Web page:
What are men thinking and hoping for?


Photo by Joshua Earle on Unsplash

It was the end of a long day of operating and we’d finished more cases than we’d set out to complete.

Drearily my eyes looked across the operating room and caught Steven’s gaze, as he longingly studied the clock.

It was nearly home time.

“So what are you eating tonight?” I asked him, knowing exactly what he was thinking about.

“How did you know that I was thinking about food?!” he asked, looking surprised and instantly connected with me.

“You had that look in your eye and I know what guys are usually thinking about!”, I joking replied.

It is true.

Being a man and father to three boys, I can tell you that guys are usually thinking about:

TV/Entertainment/Toys/Hobbies and…

Sprinkled often between these is deep work thinking.

Innocently my sons aged 2–8 usually think in terms of:

Food, Lego/Toys, TV/Playing outside

Regardless of these inherent thoughts, I believe that all men share the same deep desires that frame our thinking and therefore our behaviour.

The origins

From birth right through childhood, entering into awkward adolescence and the freedom of young adulthood and right up until death, men all share the same deep desire to be loved, wanted and feel worth.

They ask:

“Am I good enough?”

“Do I measure up to expectation?”

“Have I done well?”

“Are you proud of me?”

“Do you love me?”

It is my observation and belief that many of the social, emotional and behavioural problems that men face as adults, stem from a disruption of these core desires, being left unfulfilled and these questions left unanswered.

There are countless men that I have counselled, consulted with and helped, who at the very core of their being are asking these questions and but chasing after the wrong things, because they are looking to appease a deep unrest in their identity and purpose.

In writing this, I in no way excuse the depravity, senseless violence and unspeakable actions of men who done harm to others but am expressing the beautiful nature in boys and the deep longing in men to feel appreciated and wanted.

The power of simple encouragement

As a married man, the person I seek the greatest approval from, is my wife.

The times that she says that she is proud of me or that she appreciates what I’ve done for our family or that what I’ve written is the best she’s read so far, these simple words give me confidence for weeks and most importantly settles my deep desire of having a purpose and being appreciated and accepted.

Her encouragement pushes me to serve her better, work harder and to find new ways to live out my purpose as husband, father and doctor.

Similarly, the opposite is true.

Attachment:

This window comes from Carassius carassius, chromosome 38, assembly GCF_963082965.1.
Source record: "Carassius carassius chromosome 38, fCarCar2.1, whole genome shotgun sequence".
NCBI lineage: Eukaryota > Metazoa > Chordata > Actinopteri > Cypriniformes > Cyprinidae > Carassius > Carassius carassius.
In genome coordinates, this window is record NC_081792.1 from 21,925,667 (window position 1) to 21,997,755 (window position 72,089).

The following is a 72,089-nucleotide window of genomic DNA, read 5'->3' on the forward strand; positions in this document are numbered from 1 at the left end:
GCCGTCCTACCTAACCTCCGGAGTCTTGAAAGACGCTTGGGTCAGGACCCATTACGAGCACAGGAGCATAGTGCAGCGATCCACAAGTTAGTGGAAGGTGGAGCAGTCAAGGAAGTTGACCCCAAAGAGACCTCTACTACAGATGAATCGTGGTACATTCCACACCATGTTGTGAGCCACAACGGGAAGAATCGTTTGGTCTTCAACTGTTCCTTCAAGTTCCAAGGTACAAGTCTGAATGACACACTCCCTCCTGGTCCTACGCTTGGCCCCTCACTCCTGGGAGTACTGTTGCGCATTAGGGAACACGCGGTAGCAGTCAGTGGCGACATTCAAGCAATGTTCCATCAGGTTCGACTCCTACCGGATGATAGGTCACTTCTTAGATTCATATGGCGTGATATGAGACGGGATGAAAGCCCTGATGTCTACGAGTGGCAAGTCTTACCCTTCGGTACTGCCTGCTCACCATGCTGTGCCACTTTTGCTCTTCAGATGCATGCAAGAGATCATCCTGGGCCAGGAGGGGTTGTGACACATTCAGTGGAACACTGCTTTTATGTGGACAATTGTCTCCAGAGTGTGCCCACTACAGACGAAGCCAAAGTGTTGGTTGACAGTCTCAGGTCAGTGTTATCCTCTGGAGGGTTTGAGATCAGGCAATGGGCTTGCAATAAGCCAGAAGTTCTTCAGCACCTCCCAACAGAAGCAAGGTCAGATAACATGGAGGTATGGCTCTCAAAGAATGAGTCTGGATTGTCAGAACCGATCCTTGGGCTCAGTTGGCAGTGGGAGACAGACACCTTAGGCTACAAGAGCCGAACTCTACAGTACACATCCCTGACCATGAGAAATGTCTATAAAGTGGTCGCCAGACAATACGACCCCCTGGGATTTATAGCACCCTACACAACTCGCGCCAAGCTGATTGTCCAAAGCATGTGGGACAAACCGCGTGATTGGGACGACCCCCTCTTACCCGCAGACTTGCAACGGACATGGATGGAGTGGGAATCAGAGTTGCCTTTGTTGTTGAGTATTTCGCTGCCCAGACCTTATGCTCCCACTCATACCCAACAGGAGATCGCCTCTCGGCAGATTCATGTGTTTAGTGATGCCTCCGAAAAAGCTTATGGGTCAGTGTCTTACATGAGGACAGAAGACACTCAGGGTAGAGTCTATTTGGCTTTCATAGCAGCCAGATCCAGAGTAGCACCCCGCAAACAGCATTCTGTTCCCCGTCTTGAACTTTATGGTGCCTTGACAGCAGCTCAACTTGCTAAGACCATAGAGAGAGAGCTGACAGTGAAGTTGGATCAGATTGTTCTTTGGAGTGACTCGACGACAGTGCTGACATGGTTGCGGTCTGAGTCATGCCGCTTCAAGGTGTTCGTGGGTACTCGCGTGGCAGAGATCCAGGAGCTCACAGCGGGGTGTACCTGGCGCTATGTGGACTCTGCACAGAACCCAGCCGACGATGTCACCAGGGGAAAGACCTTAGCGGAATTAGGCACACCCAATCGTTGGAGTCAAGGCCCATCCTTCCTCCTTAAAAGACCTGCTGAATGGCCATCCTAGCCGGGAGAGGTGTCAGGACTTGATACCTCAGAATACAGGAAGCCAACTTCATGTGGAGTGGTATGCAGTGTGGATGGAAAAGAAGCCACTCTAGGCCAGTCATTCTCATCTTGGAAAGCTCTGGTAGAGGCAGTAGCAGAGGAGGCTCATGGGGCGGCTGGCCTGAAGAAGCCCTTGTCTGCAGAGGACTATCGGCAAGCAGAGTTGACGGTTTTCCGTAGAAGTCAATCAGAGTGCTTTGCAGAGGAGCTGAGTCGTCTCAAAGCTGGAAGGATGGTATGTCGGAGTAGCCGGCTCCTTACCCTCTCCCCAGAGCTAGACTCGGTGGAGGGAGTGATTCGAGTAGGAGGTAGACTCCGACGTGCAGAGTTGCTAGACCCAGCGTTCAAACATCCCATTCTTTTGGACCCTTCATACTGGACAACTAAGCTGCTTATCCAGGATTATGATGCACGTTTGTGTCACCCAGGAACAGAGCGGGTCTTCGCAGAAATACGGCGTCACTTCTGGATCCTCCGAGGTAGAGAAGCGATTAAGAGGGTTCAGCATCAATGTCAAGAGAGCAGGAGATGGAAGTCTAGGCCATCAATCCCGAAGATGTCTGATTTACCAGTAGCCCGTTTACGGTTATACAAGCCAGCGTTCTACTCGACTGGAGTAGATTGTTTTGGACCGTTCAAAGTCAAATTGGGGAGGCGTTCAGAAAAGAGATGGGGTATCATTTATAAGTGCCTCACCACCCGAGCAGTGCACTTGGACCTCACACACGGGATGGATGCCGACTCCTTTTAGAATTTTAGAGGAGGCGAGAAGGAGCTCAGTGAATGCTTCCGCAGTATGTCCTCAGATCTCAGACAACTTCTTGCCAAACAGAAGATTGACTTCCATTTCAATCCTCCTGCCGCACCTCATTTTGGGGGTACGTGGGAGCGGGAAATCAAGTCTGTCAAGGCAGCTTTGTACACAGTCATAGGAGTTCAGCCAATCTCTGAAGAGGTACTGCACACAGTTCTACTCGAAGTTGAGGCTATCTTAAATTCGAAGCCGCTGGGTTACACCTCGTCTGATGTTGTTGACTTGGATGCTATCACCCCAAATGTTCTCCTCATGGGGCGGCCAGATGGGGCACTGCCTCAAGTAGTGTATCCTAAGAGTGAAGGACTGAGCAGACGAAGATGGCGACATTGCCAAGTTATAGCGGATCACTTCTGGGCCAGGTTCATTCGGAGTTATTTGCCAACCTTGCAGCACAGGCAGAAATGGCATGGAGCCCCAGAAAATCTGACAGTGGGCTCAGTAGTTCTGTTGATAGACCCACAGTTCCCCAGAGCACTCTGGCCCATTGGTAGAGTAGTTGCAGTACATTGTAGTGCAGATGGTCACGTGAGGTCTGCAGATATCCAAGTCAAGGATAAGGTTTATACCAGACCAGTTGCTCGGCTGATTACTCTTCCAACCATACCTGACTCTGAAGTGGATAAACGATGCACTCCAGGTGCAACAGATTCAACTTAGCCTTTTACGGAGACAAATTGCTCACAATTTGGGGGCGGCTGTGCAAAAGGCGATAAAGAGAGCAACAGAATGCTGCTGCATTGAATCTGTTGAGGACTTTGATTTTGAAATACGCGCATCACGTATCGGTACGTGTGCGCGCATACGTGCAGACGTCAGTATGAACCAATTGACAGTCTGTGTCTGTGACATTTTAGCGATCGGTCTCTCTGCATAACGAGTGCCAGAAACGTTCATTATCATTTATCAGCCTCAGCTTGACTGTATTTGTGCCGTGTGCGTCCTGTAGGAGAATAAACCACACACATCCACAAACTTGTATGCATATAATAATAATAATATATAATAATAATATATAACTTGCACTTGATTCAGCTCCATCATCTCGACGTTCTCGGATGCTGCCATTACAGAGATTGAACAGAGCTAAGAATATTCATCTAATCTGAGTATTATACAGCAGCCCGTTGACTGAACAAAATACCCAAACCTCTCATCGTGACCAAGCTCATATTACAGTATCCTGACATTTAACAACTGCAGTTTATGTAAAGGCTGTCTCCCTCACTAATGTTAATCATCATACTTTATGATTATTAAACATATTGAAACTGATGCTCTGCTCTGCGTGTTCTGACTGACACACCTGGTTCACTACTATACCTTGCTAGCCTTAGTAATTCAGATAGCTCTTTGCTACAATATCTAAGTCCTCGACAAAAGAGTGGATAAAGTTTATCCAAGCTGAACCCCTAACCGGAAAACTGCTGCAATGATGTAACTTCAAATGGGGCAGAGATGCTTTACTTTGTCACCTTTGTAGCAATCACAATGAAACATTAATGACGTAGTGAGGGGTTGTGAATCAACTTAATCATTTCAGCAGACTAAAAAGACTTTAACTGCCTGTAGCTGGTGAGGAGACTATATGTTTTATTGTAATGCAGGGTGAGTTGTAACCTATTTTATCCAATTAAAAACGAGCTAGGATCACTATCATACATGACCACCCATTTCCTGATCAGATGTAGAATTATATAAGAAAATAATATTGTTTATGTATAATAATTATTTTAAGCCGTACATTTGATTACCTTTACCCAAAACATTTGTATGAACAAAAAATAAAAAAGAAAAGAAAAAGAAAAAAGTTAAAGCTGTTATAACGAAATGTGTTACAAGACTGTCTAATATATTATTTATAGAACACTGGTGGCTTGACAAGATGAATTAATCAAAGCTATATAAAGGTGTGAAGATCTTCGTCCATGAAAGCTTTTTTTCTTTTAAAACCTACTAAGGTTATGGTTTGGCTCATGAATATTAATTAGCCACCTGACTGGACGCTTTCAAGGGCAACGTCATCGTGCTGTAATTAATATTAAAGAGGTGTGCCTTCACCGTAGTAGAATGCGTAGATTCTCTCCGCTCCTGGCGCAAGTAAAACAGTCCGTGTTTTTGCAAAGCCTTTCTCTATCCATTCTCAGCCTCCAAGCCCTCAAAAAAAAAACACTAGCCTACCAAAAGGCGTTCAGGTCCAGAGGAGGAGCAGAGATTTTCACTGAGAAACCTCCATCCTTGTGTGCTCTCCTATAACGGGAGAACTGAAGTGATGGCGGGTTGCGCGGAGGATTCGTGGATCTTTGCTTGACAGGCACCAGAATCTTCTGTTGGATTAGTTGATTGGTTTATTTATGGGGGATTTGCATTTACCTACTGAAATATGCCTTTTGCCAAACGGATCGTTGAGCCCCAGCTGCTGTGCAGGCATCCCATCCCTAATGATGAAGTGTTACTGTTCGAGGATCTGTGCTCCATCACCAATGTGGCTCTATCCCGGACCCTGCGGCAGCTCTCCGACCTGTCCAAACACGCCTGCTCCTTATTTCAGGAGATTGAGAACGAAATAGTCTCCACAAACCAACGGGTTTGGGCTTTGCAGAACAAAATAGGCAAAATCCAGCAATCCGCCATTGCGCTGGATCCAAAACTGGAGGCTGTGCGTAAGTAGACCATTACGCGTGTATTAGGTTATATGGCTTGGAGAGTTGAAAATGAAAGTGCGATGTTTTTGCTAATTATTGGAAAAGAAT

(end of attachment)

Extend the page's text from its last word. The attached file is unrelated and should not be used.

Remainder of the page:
Men who have consistently been taunted for not measuring up, who have been told that they are disappointments and been stripped of confidence daily by their family, intimate partners and people of influence in their lives, will feel small, unappreciated and never strive with confidence to be any better.

I have been incredibly fortunate in my life to have had parents who both told me that I was worth it and encouraged me at every turn, even when I had messed up.

The most important thing that my parents did, was to lead me to Christ who answered my deep desire to belong and to be called for a purpose greater than myself.

Photo by Jordan Whitt on Unsplash

What do men and boys need?

Men and boys need to experience the simple but incredible power of encouragement, that answers the questions from their deep desires.

I’ve written previously about the positive effect it has had upon my sons and how uplifting it has been to my patients.

My message of hope today, is for both men and women is to encourage a man or boy in your life.

Be it a son, husband, friend or acquaintance, speak out the good that they are doing today and answer those deep questions that they asking themselves.

“You are worth it”

“You belong”

“I am proud of you”

“I love you

Understanding that from a very young age, men have a longing for legacy, for purpose, feeling wanted, appreciated and loved.

An encouraged and confident man I believe does not need to seek approval through frivolous pursuits and foolish means.

 But he has heart which is at peace and a desire that has been quenched through powerful words whispered into his soul.

Love relentlessly

Live intentionally

Enjoy your health

Jonathan Ramachenderan

2 comments on “What are men thinking and hoping for?”

    1. Dear Janet, thank you for being so supportive of my writing, I thoroughly appreciate it!


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